The Art of Manifestation: When It Is Loving to Be ControllingBy Dr. Margaret Paul
September 13, 2010
Is it ever loving to be controlling? Yes! Discover the kind of controlling that is loving and leads to manifesting what you want in life.
Is it loving or unloving to be controlling? It all depends on your intent, on which part of you is trying to control, and what you are trying to control.
When Controlling is Unloving
When you are coming from an ego wounded part of yourself and your intent is to control others, to get them to do what you want them to do, you are being unloving to both yourself and to them. When you get angry, blaming, withdrawn, resistant or compliant, and when you lie, manipulate, threaten, or in any other way intimidate others, to get them to do what you want them to do, you are abandoning yourself and making others responsible for you in ways that are unkind to both yourself and them.
When you abandon responsibility for your own feelings and needs, trying to get others to make you feel safe, secure, worthy and lovable, you are being unloving to yourself and others.
When you make the bottom line more important than kindness and caring, you are lacking integrity and harming your own soul and the souls of others.
All these ways of controlling are unloving.
When Controlling is Loving
It is loving to yourself to consciously control your own intent rather than automatically revert to the default setting of protecting against your pain by trying to control others.
It is loving to yourself to consciously control your thoughts and actions - to choose to think true thoughts and take loving actions in your own behalf.
The law of attraction states that like attracts like. I am often asked, "Is it controlling or loving to focus on what I want with excitement, faith and gratitude, like the law of attraction books say to do? Aren't I trying to control the outcome of things when I do this? I've been told that trying to control outcomes is controlling and therefore unloving. I'm confused!"
Trying to control outcomes with thought, excitement, faith and gratitude is not in itself unloving. It is when you attach your happiness and worth to the outcome that it becomes unloving to yourself.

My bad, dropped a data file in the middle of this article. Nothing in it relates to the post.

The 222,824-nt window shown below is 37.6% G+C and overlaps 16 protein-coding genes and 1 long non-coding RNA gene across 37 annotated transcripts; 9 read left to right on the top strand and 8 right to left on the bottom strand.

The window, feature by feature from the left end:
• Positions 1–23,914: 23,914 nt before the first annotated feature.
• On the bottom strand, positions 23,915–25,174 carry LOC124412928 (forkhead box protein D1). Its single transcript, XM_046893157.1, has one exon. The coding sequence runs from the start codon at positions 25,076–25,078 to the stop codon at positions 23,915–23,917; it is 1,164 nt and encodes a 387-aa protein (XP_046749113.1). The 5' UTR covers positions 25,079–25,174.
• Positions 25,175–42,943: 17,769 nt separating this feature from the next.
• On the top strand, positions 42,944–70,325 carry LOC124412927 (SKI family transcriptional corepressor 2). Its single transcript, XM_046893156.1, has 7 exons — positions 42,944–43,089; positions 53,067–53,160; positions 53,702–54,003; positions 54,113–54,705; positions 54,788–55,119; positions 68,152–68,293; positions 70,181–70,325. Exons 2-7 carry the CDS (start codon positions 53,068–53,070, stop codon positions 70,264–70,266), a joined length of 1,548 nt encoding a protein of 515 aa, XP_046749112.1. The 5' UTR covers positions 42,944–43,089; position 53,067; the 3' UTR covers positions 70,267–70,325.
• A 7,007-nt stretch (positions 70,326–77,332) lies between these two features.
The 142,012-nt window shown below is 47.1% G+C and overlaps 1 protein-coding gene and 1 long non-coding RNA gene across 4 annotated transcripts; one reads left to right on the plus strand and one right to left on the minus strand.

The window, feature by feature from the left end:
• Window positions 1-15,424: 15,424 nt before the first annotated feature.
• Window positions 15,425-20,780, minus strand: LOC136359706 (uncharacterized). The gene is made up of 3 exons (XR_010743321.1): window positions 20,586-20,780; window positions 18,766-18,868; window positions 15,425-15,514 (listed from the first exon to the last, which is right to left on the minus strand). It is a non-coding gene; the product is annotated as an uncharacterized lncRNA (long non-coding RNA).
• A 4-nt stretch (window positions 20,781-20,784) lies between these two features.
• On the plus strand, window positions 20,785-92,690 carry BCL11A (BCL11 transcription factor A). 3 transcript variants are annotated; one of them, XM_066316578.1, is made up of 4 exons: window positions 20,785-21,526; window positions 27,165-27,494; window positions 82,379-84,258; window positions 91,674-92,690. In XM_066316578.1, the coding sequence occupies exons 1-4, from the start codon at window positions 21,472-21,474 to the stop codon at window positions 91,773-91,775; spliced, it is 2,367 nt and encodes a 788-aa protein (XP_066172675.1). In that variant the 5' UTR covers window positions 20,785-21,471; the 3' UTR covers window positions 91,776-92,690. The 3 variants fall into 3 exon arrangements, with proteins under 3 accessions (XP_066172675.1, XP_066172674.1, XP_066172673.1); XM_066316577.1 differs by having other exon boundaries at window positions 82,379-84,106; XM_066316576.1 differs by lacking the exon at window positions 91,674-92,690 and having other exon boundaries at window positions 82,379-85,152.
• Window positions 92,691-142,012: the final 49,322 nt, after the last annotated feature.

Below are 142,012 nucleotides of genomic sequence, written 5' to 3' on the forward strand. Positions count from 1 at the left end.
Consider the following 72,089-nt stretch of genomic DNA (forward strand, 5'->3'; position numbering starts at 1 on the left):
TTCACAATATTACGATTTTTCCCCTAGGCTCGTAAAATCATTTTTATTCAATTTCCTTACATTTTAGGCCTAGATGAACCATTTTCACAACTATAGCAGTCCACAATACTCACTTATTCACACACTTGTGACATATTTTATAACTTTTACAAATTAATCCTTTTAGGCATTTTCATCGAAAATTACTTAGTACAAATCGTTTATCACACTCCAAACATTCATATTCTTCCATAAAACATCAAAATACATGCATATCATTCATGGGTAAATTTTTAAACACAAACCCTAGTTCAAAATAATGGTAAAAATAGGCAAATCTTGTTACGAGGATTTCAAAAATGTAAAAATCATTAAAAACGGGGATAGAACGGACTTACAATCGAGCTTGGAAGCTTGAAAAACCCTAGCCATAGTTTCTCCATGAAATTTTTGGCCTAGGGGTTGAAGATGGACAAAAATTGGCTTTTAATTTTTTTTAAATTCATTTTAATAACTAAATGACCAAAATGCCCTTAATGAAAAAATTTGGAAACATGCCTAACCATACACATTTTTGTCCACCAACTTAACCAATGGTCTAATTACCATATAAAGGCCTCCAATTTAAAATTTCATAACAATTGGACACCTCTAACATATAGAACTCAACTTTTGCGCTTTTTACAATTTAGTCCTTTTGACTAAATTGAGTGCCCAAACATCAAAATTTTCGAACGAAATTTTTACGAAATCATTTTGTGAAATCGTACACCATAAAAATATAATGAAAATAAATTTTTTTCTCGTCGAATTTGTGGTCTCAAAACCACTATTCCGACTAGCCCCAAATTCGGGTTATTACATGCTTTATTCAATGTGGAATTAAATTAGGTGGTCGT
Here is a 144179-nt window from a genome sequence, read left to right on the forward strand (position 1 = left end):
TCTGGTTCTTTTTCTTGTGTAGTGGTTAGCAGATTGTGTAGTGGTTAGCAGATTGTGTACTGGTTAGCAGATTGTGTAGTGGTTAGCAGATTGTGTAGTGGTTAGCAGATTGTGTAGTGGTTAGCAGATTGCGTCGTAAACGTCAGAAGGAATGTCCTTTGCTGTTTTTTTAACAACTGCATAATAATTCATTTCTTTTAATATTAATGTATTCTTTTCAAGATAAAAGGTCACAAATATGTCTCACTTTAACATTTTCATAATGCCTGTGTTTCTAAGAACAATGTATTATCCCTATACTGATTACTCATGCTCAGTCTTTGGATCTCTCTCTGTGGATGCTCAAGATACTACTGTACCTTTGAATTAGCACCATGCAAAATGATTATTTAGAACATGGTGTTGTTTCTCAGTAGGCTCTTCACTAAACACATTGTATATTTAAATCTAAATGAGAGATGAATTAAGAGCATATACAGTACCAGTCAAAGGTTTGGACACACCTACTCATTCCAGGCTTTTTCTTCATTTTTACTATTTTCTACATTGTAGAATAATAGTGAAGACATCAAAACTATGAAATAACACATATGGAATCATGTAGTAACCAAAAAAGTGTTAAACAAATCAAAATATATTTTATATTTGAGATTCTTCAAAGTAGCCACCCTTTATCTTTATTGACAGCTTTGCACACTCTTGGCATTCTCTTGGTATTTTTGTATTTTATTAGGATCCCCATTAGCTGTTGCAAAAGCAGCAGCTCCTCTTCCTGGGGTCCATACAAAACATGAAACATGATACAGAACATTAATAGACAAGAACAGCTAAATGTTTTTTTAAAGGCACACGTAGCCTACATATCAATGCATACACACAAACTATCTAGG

Focusing your thoughts on what you want with joy, faith and gratitude, is controlling, but there is nothing wrong with this kind of controlling behavior. It is not harming you or anyone else. Since it likely makes you feel wonderful to think about what you want with faith, joy and excitement, rather than what you don't want, with fear and anxiety, then it is loving action - as long as you don't make your worth and happiness dependent upon the outcome. This is one of the keys of taking personal responsibility for yourself - to be thinking and behaving in ways that bring you joy.
You are manifesting what you want when you focus on what you want throughout the day, thinking thoughts that make you feel happy, choosing to be in faith and expressing gratitude for what you have and for what you want. The moment you go into fear or make your happiness and wellbeing dependent on the outcome, you are no longer manifesting what you want - you are now manifesting what you don't want.
So practice controlling what you can control - your own intent, thoughts and actions. This is what the Inner Bonding process is all about - becoming conscious of your thoughts and actions that make you feel anxious, fearful, empty, alone, angry, guilty, shamed or depressed, and choosing those thoughts and actions that make you feel safe, peaceful, fulfilled and joyful.
Send this article to a friend Print this article Bookmarked 9 time(s)
|Set Your Intentions|
|Is The Law of Attraction Bringing You What You Want?|
|Abundance vs. Victimhood|
|The Power of Positive Thinking - Does it Work to Manifest?|
Join the Inner Bonding Community to add your comment to articles and see the comments of others...
Do you have a dream? Are you following your dream? Are you spending some time each day manifesting your dream? Life has aliveness when you have the courage to follow your dreams.
By Dr. Margaret Paul